Heathfield Walk

Heathfield Walk

by Robert Veitch

Robert Veitch and his cousin Louise Prieto set out to explore the hinterland of Heathfield. Join them on their ramble over the old railway line and across field and woodland.

From Newnham Way car park head south along the Cuckoo Trail. Ever so slightly downhill, it’s easy walking along this former railway line. There’s a pair of metal gates at the junction with Harley Lane and safety barriers precede the crossing of Old Ghyll Road.

Shortly after is a nod to the past, a tip of the station master’s hat to the Cuckoo Trail’s previous incarnation. ‘Frenches Halt’ is definitely worth pausing for. “So impressive,” noted Louise, “I love the signal.” It’s easy to imagine how things might have been a century ago; puffs of steam and squealing brakes as the 5:15pm from Waldron and Horeham Road slowed in readiness to stop at Heathfield station.

At the next junction, cross Ghyll Road using the Pelican Crossing, rejoining the trail on the corner of Treetops Way.

A milepost marker precedes the crossing of Runts Farm Bridge. Then it’s under the bridge at West Street Lane. 250m later peel off to the left, before the bridge over Tubwell Lane. Walk up the hill to the junction with the B2203. Cross the main road carefully, ambling downhill into Sicklehatch Lane, all the way to the bridge over Waldron Gill. 75m beyond the bridge turn sharp left into Sapperton Wood.

Once past the metal gate bear right at the fork, and follow the path north, hugging the barbed wire on the right, heading in the same general northerly direction at the fingerpost. It’s a little soft in places amongst the chestnut trees, but it firms up as holly supersedes the chestnut. Fallen trunks and multitudes of exposed roots precede the intersection known locally as ‘five ways.’

Head north, indicated by the ‘Wealden Walks’ sign, over the fallen silver birch towards a pair of stiles, 100m apart. A short jaunt uphill leads to a wooden 5-bar gate.

Beyond the gate and a wooden shed, is a stile on the right. Over this, the path leads downhill diagonally across the field into the hedge and a stile. Keep right in the next field, wandering downhill to yet another stile.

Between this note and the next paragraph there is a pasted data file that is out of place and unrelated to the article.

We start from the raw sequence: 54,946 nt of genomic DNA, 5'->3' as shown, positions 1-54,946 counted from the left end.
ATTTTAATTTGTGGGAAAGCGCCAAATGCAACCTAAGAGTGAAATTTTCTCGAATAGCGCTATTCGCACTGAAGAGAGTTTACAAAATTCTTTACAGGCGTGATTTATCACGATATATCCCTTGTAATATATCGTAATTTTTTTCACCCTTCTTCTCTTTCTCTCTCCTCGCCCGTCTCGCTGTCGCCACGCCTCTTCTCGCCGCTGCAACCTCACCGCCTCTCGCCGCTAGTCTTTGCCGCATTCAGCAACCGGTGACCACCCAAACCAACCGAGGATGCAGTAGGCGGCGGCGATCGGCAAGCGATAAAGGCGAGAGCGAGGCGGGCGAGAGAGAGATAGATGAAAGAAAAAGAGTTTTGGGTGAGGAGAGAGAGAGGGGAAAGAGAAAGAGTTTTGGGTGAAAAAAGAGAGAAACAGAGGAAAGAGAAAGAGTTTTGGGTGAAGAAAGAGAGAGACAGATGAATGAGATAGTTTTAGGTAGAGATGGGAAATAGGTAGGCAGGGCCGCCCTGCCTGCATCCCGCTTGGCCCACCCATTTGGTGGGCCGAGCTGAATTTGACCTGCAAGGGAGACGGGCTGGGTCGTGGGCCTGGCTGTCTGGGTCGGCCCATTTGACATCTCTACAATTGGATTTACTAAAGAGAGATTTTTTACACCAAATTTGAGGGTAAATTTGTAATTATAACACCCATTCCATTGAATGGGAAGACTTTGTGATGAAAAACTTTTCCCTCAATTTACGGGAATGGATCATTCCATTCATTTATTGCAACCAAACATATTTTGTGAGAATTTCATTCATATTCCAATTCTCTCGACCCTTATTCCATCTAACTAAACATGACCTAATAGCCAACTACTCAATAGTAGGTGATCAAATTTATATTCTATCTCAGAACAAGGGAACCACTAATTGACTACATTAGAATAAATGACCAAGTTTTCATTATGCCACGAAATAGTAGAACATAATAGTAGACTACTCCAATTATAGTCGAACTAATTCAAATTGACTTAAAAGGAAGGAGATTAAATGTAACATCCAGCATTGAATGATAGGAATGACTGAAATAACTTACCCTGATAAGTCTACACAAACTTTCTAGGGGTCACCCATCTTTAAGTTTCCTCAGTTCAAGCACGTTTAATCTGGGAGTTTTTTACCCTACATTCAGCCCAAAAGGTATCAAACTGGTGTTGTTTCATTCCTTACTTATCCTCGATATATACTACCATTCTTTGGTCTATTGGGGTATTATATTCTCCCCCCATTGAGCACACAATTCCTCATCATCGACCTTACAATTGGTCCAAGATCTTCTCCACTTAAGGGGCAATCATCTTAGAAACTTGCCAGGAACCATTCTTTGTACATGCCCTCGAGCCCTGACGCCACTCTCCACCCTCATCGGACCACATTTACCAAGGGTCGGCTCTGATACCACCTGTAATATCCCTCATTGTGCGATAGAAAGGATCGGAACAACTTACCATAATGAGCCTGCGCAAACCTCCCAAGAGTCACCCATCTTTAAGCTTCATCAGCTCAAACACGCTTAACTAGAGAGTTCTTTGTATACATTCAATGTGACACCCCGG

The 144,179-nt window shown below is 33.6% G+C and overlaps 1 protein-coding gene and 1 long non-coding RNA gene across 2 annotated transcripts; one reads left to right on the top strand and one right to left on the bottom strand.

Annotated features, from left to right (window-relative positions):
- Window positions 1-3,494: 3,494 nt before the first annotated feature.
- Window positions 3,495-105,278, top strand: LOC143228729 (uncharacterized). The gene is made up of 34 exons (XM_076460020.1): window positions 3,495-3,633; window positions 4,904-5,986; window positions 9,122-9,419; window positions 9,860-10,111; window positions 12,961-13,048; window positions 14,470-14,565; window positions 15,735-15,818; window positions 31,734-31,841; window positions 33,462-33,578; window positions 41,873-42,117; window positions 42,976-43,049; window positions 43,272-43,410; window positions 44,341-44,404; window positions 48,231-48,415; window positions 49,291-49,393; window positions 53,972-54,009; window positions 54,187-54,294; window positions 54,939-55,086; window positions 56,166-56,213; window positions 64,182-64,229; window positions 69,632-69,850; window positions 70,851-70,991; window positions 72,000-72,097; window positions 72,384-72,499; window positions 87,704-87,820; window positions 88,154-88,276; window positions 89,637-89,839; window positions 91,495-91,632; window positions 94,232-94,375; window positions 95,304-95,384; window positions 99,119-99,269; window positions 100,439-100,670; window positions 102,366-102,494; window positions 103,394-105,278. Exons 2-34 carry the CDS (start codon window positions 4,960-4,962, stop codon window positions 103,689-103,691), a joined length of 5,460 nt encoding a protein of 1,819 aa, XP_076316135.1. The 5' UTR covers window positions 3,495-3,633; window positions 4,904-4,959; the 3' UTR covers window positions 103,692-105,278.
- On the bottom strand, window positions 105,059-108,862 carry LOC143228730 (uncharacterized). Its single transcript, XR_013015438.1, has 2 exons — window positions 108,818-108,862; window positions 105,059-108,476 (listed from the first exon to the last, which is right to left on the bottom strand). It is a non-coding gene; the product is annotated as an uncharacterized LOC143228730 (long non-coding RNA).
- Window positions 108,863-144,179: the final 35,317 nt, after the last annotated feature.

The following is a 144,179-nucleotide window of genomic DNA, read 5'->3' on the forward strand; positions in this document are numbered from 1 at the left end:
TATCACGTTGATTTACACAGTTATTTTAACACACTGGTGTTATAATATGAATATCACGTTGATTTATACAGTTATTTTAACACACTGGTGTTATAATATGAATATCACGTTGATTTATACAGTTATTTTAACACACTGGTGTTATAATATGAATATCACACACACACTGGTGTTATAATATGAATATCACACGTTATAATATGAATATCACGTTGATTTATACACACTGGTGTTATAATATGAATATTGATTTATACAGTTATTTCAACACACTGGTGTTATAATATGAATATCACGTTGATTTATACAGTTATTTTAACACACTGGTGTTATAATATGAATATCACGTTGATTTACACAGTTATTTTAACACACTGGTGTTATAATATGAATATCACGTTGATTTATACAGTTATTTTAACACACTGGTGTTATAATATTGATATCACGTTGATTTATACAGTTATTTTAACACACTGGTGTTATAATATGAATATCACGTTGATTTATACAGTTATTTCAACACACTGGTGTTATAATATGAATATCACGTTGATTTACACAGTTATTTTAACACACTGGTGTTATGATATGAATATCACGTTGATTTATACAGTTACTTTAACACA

Once over this, turn left, then right, following the track across the dam, keeping Old Mill Pond on the left. Turn right at the bird box by the wooden gate, then across the field towards the drive. Follow the drive uphill, turning left onto Nettlesworth Lane, then 30m later crossing the stile on the right.

In the distance is the spire of All Saints Church, Old Heathfield. A glorious sight whatever the weather. “That’s so beautiful,” eulogised Louise. “I’m so glad I’ve come out on this walk.” There’s a rather wobbly stile to clamber over, but overall, it’s a lovely uphill jaunt to the kissing gate in the iron fence. Turn left and amble to the end of the drive, to the junction with Church Street.

Turn left and walk downhill, on the right of the road towards any oncoming traffic. After 200m bear right into Weaversbrook Lane keeping the sandstone perimeter wall of Heathfield Park on the right.

Where the road turns sharp right, the path heads into the woods by the black and white chevron. After the stile the going underfoot may be squelchy and sticky along the left side of the field all the way to  the next stile. Keep left in the next field, all the way to the following stile, then downhill to the bridge. Once up the steps created by exposed tree roots keep going to the broken, disused stile. Turn right onto the tarmac drive and follow it for almost half a mile to the junction with Sandy Cross Lane.

Turn left and walk to the main road. Cross carefully and trot down the steps. Then wander downhill to rejoin the Cuckoo Trail at the Old Ghyll Road junction, hopefully looking reassuringly familiar.

Turn right and head north. Suburbia returns suddenly as the back gardens of Heathfield populate all views. Back at the car park it was time to reflect… “This was time well spent, such lovely surroundings, I found a new kind of love,” smiled Louise, “…walking around Heathfield!”

Distance: 51⁄4 miles

Walk Time: 2 hours and 20 minutes

Stiles: 9

Map: Explorer OL25

Refreshments: Take your own, or treat yourself in Heathfield

Parking: Free parking at Newnham Way car park

Robert has tested the route personally, making sure it is suitable for walking. However, even he cannot guarantee the effects of the weather, or roadworks, or any other factors outside of his control. If you would like to send your feedback about a local walk, please email editorial@sussexliving.com